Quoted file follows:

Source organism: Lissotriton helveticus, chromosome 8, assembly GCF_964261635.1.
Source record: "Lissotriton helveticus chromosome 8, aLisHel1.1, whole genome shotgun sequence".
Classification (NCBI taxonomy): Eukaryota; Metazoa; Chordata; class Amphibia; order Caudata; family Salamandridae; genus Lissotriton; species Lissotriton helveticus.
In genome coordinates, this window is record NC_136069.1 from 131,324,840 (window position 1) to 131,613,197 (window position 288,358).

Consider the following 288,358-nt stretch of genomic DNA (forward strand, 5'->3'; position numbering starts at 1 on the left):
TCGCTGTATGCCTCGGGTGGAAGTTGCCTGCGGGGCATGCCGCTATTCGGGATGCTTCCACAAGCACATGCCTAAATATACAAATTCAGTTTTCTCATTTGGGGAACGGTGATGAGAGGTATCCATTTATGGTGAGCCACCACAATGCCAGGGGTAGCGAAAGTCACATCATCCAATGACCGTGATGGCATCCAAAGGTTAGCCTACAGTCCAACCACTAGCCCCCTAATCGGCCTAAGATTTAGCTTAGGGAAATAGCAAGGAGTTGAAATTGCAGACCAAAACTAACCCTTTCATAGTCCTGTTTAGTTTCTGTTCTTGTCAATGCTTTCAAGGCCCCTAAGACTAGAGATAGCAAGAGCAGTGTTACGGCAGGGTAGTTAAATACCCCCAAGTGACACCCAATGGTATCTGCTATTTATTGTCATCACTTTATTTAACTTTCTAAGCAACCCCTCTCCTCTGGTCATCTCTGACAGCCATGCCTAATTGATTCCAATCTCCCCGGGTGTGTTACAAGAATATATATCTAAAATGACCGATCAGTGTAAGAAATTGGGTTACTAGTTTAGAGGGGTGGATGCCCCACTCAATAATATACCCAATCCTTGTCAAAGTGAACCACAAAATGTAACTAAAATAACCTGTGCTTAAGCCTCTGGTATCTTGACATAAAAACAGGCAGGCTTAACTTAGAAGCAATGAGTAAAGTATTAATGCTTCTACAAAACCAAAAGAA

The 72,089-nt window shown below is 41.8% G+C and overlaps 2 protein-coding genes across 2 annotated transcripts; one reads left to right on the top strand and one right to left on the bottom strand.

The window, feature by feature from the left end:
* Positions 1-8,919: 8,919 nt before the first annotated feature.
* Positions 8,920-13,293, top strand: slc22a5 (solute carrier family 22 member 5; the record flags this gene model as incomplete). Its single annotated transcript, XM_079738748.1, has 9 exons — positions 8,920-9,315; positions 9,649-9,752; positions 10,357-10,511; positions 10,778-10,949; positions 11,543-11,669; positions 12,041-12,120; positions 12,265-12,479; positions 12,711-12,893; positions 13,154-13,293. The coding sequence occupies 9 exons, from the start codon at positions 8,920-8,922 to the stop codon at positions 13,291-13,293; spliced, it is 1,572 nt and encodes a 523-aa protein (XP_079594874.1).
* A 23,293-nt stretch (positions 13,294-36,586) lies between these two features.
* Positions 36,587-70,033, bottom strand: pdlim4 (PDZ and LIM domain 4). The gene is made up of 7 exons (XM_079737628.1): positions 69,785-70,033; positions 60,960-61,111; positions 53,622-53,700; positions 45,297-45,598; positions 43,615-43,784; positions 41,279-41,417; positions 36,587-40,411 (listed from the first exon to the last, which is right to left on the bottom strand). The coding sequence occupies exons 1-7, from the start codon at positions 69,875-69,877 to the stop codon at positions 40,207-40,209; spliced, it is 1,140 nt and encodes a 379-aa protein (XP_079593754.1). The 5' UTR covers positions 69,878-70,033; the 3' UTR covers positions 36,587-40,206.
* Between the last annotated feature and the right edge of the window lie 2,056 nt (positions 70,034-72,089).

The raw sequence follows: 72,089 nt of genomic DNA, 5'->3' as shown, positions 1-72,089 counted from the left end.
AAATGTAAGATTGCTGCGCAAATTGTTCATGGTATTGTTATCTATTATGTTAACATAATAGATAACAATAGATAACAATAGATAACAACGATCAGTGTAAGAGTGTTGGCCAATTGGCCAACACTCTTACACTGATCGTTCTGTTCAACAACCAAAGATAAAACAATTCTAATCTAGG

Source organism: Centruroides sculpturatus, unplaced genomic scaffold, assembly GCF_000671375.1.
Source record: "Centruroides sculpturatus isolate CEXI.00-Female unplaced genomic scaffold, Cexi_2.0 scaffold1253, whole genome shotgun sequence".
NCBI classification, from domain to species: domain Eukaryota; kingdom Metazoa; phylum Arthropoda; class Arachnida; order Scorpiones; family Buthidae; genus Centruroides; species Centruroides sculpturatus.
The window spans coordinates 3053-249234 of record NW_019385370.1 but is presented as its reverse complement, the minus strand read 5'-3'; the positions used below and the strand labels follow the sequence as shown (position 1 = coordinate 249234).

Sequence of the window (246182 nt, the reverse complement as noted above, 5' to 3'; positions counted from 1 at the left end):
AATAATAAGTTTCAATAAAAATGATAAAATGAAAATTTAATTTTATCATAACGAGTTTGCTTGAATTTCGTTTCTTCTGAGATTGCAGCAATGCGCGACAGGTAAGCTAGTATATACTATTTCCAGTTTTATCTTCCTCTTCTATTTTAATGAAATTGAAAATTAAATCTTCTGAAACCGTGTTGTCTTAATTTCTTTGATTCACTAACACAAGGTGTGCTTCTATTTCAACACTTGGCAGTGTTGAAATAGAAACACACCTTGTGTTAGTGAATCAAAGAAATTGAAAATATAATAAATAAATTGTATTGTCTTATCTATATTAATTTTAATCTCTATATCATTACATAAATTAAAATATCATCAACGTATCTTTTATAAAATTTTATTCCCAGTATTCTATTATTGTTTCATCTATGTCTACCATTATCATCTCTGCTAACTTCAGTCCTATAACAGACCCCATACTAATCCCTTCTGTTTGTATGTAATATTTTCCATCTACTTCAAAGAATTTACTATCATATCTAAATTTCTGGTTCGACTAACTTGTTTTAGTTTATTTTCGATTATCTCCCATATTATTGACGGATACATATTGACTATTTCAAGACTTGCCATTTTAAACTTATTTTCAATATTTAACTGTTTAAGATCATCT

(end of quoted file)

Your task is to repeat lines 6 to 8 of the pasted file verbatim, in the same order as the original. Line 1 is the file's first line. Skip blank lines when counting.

TCGCTGTATGCCTCGGGTGGAAGTTGCCTGCGGGGCATGCCGCTATTCGGGATGCTTCCACAAGCACATGCCTAAATATACAAATTCAGTTTTCTCATTTGGGGAACGGTGATGAGAGGTATCCATTTATGGTGAGCCACCACAATGCCAGGGGTAGCGAAAGTCACATCATCCAATGACCGTGATGGCATCCAAAGGTTAGCCTACAGTCCAACCACTAGCCCCCTAATCGGCCTAAGATTTAGCTTAGGGAAATAGCAAGGAGTTGAAATTGCAGACCAAAACTAACCCTTTCATAGTCCTGTTTAGTTTCTGTTCTTGTCAATGCTTTCAAGGCCCCTAAGACTAGAGATAGCAAGAGCAGTGTTACGGCAGGGTAGTTAAATACCCCCAAGTGACACCCAATGGTATCTGCTATTTATTGTCATCACTTTATTTAACTTTCTAAGCAACCCCTCTCCTCTGGTCATCTCTGACAGCCATGCCTAATTGATTCCAATCTCCCCGGGTGTGTTACAAGAATATATATCTAAAATGACCGATCAGTGTAAGAAATTGGGTTACTAGTTTAGAGGGGTGGATGCCCCACTCAATAATATACCCAATCCTTGTCAAAGTGAACCACAAAATGTAACTAAAATAACCTGTGCTTAAGCCTCTGGTATCTTGACATAAAAACAGGCAGGCTTAACTTAGAAGCAATGAGTAAAGTATTAATGCTTCTACAAAACCAAAAGAA

The 72,089-nt window shown below is 41.8% G+C and overlaps 2 protein-coding genes across 2 annotated transcripts; one reads left to right on the top strand and one right to left on the bottom strand.

The window, feature by feature from the left end: